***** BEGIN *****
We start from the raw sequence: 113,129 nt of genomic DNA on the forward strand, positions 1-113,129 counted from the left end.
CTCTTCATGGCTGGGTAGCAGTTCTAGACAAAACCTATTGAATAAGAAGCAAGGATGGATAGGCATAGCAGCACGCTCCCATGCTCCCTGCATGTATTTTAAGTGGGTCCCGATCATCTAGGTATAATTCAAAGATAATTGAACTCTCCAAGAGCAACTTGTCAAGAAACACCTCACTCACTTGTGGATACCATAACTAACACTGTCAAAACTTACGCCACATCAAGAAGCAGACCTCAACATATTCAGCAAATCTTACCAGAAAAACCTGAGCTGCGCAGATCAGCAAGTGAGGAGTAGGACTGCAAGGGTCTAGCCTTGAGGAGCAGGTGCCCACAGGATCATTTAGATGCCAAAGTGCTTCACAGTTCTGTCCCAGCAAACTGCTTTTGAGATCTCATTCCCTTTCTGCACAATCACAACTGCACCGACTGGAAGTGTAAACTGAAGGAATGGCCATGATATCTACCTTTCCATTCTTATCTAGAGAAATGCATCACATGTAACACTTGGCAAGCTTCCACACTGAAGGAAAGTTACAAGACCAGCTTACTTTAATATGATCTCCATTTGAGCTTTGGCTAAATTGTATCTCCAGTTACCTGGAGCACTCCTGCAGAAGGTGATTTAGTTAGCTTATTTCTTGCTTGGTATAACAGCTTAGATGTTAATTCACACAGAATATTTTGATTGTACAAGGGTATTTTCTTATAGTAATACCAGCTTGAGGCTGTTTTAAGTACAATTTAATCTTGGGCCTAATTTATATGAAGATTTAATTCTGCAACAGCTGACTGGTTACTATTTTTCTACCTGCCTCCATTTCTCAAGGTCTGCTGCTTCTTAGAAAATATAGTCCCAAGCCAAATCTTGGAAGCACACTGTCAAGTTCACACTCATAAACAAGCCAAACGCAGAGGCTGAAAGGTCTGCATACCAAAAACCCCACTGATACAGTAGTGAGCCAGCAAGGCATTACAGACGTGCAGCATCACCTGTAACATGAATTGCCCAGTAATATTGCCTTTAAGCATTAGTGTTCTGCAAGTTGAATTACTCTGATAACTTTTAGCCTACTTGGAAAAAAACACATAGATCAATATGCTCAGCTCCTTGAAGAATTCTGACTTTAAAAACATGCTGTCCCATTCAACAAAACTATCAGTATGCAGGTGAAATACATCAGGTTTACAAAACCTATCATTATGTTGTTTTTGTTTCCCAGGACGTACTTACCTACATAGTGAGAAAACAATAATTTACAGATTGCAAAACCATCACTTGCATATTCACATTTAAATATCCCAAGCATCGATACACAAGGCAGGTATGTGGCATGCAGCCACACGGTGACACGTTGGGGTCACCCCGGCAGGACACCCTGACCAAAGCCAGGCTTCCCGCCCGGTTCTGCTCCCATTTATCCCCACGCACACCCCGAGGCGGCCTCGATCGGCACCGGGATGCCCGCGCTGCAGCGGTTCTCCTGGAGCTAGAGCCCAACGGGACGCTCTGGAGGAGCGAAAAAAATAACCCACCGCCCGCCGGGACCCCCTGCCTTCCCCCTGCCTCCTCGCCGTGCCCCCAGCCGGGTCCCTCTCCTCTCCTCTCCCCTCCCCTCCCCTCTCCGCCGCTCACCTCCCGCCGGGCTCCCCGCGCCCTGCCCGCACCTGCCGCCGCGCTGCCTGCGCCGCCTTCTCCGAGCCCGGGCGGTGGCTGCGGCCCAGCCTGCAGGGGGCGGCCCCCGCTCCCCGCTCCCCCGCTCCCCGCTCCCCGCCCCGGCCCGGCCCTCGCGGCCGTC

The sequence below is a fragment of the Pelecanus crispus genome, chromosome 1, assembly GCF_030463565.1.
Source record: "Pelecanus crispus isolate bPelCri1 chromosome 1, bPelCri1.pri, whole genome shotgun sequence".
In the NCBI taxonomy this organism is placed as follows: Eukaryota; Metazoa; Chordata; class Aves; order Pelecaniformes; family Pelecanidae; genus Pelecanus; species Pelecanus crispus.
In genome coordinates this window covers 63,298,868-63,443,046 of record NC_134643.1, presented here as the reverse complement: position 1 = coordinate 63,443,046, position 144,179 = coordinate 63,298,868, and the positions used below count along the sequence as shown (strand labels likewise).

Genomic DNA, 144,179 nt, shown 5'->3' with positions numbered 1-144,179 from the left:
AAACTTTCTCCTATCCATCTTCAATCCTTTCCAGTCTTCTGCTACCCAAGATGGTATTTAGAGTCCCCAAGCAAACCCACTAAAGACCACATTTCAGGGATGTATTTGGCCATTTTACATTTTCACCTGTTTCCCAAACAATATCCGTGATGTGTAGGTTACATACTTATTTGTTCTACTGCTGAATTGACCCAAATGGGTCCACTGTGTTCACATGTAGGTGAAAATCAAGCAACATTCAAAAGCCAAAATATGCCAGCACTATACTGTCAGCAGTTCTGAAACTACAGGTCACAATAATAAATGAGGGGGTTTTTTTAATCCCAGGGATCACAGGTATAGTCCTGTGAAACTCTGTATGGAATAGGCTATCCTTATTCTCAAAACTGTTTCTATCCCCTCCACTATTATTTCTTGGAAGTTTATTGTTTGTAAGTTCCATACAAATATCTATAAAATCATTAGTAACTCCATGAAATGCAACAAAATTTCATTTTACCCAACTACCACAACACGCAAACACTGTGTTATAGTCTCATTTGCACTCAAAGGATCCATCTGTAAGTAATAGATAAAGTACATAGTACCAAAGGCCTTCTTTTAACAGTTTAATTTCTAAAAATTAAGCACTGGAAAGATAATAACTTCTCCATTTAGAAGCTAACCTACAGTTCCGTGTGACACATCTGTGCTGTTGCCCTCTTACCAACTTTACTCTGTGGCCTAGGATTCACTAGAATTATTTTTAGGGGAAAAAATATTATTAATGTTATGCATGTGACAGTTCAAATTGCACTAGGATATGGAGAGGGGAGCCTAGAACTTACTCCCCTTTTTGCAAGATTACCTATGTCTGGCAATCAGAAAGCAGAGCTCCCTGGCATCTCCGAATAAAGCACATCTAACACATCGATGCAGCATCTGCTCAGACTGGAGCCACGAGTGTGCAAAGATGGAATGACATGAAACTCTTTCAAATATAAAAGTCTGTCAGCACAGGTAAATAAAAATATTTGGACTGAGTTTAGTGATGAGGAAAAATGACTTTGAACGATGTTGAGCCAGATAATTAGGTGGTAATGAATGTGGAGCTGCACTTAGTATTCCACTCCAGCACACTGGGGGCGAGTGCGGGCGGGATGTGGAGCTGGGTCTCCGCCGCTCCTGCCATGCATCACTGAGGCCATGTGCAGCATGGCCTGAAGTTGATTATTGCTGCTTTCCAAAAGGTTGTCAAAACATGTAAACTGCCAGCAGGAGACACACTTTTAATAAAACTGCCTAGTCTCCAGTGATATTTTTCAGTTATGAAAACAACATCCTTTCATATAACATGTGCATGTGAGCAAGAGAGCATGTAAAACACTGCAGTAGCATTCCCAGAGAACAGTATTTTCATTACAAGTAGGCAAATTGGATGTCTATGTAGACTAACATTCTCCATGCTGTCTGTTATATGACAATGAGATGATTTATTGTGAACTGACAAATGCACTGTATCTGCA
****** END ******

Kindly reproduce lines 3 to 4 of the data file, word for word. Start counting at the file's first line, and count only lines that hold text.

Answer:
The sequence below is a fragment of the Pelecanus crispus genome, chromosome 1, assembly GCF_030463565.1.
Source record: "Pelecanus crispus isolate bPelCri1 chromosome 1, bPelCri1.pri, whole genome shotgun sequence".